The number one reason people fail at implementing a new habit is because they rely on motivation instead of making the new habit simple and easy.

The odds are NOBODY is going to consistently do the Stoic exercise above, because it takes more than 30 seconds and it takes a bunch of effort.

With that in mind, I’ve developed a modern rendition that takes the essence of Practicing Misfortune.

1) Find a habit that you already do every day; that you do without any effort at all. Examples: brushing your teeth, combing your hair, etc.

2) Find something that you over-value.  Examples: success, attention, avoiding failure, etc

3) Ask the following question: Do I really need X?  (X is whatever you are over-valuing)

4) Commit to asking the question from step 3 every time you do the habit from step 1.

This exercise is deceptively simple, BUT again:

SIMPLICITY CHANGES BEHAVIOR

It’s taken me 10 years to find that out.

Uptime Trance: An Interview with Tamás Szigeti NLP Master Practitioner

Today I have the opportunity to chat with a good friend of mine.  He is one of those rare individuals actively experimenting with the nlp patterning and testing it’s limits.  He always has some awesome insights to share.  I am honored and humbled to introduce my friend and colleague Tamás Szigeti aka Xigi.

Martin: Hi dude…how are you?

Xigi: I’m pimping man…how are you?

M: For the people who don’t know you, and they should be embarrassed for not knowing you, who is Xigi?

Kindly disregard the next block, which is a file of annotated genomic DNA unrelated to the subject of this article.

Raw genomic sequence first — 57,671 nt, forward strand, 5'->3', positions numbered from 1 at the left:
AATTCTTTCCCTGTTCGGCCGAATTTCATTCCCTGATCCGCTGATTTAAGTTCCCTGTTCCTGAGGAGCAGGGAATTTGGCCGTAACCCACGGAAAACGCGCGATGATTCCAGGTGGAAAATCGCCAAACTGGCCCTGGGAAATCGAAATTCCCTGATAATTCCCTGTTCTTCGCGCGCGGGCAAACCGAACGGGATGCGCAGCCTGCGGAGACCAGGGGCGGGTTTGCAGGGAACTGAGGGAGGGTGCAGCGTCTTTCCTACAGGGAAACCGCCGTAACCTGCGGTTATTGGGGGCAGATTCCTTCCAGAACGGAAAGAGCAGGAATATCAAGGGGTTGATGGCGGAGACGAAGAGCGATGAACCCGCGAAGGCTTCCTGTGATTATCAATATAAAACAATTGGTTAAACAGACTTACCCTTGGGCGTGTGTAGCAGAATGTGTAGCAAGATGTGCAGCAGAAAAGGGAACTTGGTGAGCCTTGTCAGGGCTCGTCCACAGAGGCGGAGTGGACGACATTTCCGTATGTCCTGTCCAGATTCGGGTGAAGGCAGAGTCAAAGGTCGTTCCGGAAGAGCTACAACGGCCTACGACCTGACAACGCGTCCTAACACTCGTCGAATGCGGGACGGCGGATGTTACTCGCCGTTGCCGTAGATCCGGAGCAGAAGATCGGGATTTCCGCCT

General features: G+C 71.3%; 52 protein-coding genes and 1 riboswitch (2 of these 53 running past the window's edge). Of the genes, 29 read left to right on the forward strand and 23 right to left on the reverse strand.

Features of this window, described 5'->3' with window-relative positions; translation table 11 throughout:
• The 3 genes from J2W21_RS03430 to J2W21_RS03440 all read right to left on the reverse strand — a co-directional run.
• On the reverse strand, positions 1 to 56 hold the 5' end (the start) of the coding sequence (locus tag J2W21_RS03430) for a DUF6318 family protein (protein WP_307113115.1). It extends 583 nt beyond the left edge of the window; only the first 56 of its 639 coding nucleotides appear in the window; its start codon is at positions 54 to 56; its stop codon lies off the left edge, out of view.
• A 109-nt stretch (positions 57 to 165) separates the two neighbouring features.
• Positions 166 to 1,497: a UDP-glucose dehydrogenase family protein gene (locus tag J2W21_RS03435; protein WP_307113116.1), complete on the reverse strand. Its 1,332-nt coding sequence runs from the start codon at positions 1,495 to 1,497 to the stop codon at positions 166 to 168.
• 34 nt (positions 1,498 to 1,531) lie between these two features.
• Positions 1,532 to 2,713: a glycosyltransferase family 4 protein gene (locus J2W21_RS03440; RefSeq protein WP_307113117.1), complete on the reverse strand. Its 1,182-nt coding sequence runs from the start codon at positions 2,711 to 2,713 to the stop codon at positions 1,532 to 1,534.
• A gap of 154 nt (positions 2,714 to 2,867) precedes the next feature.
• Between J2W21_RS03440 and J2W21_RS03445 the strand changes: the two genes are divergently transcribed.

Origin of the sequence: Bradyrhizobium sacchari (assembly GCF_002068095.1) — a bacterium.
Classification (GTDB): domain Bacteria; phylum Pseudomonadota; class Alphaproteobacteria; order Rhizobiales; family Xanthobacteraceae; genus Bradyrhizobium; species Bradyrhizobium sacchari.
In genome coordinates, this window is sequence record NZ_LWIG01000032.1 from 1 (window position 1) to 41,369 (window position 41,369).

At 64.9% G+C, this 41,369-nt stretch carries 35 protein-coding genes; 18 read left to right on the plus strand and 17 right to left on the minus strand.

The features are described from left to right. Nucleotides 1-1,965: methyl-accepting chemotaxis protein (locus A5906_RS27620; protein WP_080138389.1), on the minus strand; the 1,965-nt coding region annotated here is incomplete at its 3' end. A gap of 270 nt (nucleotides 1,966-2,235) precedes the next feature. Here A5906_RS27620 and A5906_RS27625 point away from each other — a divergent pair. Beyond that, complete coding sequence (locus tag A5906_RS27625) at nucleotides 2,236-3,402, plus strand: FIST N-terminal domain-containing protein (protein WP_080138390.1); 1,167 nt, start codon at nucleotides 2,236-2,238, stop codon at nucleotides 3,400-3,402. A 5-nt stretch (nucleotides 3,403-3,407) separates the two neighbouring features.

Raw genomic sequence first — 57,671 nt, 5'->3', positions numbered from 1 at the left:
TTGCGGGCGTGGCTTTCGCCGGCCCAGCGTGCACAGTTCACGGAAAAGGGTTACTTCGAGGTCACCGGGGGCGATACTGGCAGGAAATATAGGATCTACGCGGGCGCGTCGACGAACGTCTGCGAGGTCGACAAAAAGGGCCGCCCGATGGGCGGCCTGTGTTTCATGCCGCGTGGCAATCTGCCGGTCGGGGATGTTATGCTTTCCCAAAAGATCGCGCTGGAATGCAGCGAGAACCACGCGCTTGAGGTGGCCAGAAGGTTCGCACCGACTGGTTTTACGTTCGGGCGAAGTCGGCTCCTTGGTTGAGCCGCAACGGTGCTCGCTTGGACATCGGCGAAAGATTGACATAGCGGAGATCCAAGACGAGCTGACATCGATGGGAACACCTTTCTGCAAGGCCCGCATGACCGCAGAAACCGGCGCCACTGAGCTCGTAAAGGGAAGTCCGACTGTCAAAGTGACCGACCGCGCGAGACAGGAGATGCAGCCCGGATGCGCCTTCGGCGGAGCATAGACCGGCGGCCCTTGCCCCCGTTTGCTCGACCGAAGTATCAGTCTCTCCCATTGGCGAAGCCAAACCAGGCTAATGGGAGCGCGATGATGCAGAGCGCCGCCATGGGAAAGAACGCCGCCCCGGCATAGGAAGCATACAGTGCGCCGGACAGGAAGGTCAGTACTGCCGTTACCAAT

X:  I’m an NLP Master Practitioner from Hungary, Europe.  I’ve been studying NLP for 3 years now, and I’m transiting to a new career in NLP therapy/coaching.

M: How did you get involved in brainwashing people?  Was there a defining moment?

X:  It all started in the last months of 2005. I had a profound experience, a kind of revelation. My perception shifted somehow, and I became more conscious of myself, my life.  I had started to read and try a lot of self-help junk before finding NLP, the technology that really works. I’ve been studying and applying NLP ever since.  I have used NLP in my own life to successfully deal with a bunch of limiting problems, strong anxieties, perhaps depression too, huge problems with socializing, work life etc. Of course I still have things to work on, but I have changed my life profoundly using NLP.

M: What are you most passionate about?

X: I’m really passionate about the human mind and its possibilities to change a person’s subjective reality.  I love playing with minds – my own and other’s. As Richard Bandler puts it so well, it’s all about freedom, the freedom to choose your own experiences, to enjoy the world and your life the way you want to.  That’s my number one passion.

M: Awesome.  One of my favorite states is called uptime.  It’s bad ass and full of wonderful things.  What is uptime?

X:  Uptime is a mental state in which our attention is keenly directed away from inside us and more to our surroundings.

M: What is uptime used for?

X: The way I see it, uptime is the foundation of the most successfully mental states in several contexts. For example when making a sale, teaching people, being in a job interview, in most sports, and even in video games it’s much more useful to focus on the surroundings, on the other people rather than focusing inside.